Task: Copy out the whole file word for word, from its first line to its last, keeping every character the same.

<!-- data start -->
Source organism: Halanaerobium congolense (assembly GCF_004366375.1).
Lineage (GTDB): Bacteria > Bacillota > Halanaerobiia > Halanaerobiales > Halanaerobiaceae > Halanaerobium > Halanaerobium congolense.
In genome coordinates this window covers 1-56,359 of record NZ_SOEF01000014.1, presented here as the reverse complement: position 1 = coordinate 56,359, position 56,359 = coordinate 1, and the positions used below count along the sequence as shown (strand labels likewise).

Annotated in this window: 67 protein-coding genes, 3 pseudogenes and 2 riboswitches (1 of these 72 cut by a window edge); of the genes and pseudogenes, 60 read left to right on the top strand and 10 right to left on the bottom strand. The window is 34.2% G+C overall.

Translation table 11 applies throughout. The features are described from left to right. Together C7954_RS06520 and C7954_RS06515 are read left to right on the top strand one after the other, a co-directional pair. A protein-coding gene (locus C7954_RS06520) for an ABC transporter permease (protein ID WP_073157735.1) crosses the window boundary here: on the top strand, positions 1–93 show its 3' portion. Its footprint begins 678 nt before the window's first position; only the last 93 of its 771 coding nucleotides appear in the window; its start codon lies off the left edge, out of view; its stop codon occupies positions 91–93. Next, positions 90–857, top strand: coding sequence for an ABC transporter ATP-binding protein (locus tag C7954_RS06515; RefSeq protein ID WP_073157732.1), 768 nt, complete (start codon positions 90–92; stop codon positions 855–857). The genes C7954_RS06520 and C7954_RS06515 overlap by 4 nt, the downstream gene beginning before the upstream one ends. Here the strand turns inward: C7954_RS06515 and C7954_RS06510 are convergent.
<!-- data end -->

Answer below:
Source organism: Halanaerobium congolense (assembly GCF_004366375.1).
Lineage (GTDB): Bacteria > Bacillota > Halanaerobiia > Halanaerobiales > Halanaerobiaceae > Halanaerobium > Halanaerobium congolense.
In genome coordinates this window covers 1-56,359 of record NZ_SOEF01000014.1, presented here as the reverse complement: position 1 = coordinate 56,359, position 56,359 = coordinate 1, and the positions used below count along the sequence as shown (strand labels likewise).

Annotated in this window: 67 protein-coding genes, 3 pseudogenes and 2 riboswitches (1 of these 72 cut by a window edge); of the genes and pseudogenes, 60 read left to right on the top strand and 10 right to left on the bottom strand. The window is 34.2% G+C overall.

Translation table 11 applies throughout. The features are described from left to right. Together C7954_RS06520 and C7954_RS06515 are read left to right on the top strand one after the other, a co-directional pair. A protein-coding gene (locus C7954_RS06520) for an ABC transporter permease (protein ID WP_073157735.1) crosses the window boundary here: on the top strand, positions 1–93 show its 3' portion. Its footprint begins 678 nt before the window's first position; only the last 93 of its 771 coding nucleotides appear in the window; its start codon lies off the left edge, out of view; its stop codon occupies positions 91–93. Next, positions 90–857, top strand: coding sequence for an ABC transporter ATP-binding protein (locus tag C7954_RS06515; RefSeq protein ID WP_073157732.1), 768 nt, complete (start codon positions 90–92; stop codon positions 855–857). The genes C7954_RS06520 and C7954_RS06515 overlap by 4 nt, the downstream gene beginning before the upstream one ends. Here the strand turns inward: C7954_RS06515 and C7954_RS06510 are convergent.